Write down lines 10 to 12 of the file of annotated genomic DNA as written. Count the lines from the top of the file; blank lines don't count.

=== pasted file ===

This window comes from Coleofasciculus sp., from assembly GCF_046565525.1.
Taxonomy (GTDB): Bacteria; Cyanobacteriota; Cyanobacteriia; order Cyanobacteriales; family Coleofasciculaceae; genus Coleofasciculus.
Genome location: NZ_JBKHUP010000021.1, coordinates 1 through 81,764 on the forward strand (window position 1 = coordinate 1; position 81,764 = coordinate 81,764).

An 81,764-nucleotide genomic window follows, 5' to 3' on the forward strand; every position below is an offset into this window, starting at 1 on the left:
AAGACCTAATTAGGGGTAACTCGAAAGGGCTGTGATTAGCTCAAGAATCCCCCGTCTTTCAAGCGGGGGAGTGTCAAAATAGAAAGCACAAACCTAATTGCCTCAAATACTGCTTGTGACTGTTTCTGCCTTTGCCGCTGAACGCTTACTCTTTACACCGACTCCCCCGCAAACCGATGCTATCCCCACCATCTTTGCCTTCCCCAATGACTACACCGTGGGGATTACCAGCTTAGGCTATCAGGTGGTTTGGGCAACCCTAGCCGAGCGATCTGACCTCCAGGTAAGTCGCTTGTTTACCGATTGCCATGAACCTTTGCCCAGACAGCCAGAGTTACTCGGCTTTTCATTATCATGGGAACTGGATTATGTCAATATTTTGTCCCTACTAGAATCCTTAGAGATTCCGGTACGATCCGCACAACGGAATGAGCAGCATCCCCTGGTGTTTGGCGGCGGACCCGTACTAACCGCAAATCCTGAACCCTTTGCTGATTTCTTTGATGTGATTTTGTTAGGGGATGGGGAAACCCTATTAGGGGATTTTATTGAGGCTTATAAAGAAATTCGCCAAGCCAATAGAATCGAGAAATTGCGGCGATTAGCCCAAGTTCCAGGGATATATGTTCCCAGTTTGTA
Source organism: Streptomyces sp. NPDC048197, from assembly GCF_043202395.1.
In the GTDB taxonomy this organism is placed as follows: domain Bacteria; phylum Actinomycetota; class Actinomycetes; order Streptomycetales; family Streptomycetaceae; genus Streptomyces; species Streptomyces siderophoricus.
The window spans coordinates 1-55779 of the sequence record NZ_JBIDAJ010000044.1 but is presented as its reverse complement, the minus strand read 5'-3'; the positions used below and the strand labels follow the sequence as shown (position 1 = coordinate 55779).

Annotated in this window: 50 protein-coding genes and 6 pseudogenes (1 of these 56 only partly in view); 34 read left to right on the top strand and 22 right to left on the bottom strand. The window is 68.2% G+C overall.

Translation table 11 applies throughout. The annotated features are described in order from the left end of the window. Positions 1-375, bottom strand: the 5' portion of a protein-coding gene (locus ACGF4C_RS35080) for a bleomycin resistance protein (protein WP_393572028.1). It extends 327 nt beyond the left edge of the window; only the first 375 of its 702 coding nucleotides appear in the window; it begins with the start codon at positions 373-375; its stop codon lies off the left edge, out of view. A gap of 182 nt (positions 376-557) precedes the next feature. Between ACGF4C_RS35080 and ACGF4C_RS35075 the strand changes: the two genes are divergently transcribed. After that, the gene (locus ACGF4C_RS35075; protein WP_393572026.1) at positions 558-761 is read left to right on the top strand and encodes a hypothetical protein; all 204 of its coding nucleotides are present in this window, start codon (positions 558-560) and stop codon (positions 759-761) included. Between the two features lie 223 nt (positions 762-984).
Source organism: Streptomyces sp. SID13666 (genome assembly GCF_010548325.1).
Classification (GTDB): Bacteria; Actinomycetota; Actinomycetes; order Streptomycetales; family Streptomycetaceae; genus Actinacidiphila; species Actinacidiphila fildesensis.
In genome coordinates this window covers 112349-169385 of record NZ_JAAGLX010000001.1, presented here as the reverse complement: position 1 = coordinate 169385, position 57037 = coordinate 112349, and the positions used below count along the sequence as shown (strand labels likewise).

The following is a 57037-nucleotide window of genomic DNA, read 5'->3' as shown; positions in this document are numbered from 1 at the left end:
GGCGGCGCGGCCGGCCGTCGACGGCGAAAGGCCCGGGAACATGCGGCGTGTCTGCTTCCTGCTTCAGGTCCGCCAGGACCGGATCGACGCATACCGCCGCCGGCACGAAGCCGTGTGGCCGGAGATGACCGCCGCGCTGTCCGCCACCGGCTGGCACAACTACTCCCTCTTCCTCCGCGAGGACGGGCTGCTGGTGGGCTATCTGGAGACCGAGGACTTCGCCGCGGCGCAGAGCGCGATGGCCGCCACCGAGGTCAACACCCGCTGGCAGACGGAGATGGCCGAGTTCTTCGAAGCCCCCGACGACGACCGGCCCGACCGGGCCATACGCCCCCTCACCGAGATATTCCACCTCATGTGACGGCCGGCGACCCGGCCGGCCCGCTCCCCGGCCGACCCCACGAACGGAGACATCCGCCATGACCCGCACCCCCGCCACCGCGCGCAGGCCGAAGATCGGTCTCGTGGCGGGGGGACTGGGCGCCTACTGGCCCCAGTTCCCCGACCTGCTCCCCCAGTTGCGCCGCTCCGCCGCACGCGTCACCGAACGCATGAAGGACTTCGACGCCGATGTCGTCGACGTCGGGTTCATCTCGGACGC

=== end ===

Translation table 11 applies throughout. The annotated features are described in order from the left end of the window. Positions 1-375, bottom strand: the 5' portion of a protein-coding gene (locus ACGF4C_RS35080) for a bleomycin resistance protein (protein WP_393572028.1). It extends 327 nt beyond the left edge of the window; only the first 375 of its 702 coding nucleotides appear in the window; it begins with the start codon at positions 373-375; its stop codon lies off the left edge, out of view. A gap of 182 nt (positions 376-557) precedes the next feature. Between ACGF4C_RS35080 and ACGF4C_RS35075 the strand changes: the two genes are divergently transcribed. After that, the gene (locus ACGF4C_RS35075; protein WP_393572026.1) at positions 558-761 is read left to right on the top strand and encodes a hypothetical protein; all 204 of its coding nucleotides are present in this window, start codon (positions 558-560) and stop codon (positions 759-761) included. Between the two features lie 223 nt (positions 762-984).
Source organism: Streptomyces sp. SID13666 (genome assembly GCF_010548325.1).
Classification (GTDB): Bacteria; Actinomycetota; Actinomycetes; order Streptomycetales; family Streptomycetaceae; genus Actinacidiphila; species Actinacidiphila fildesensis.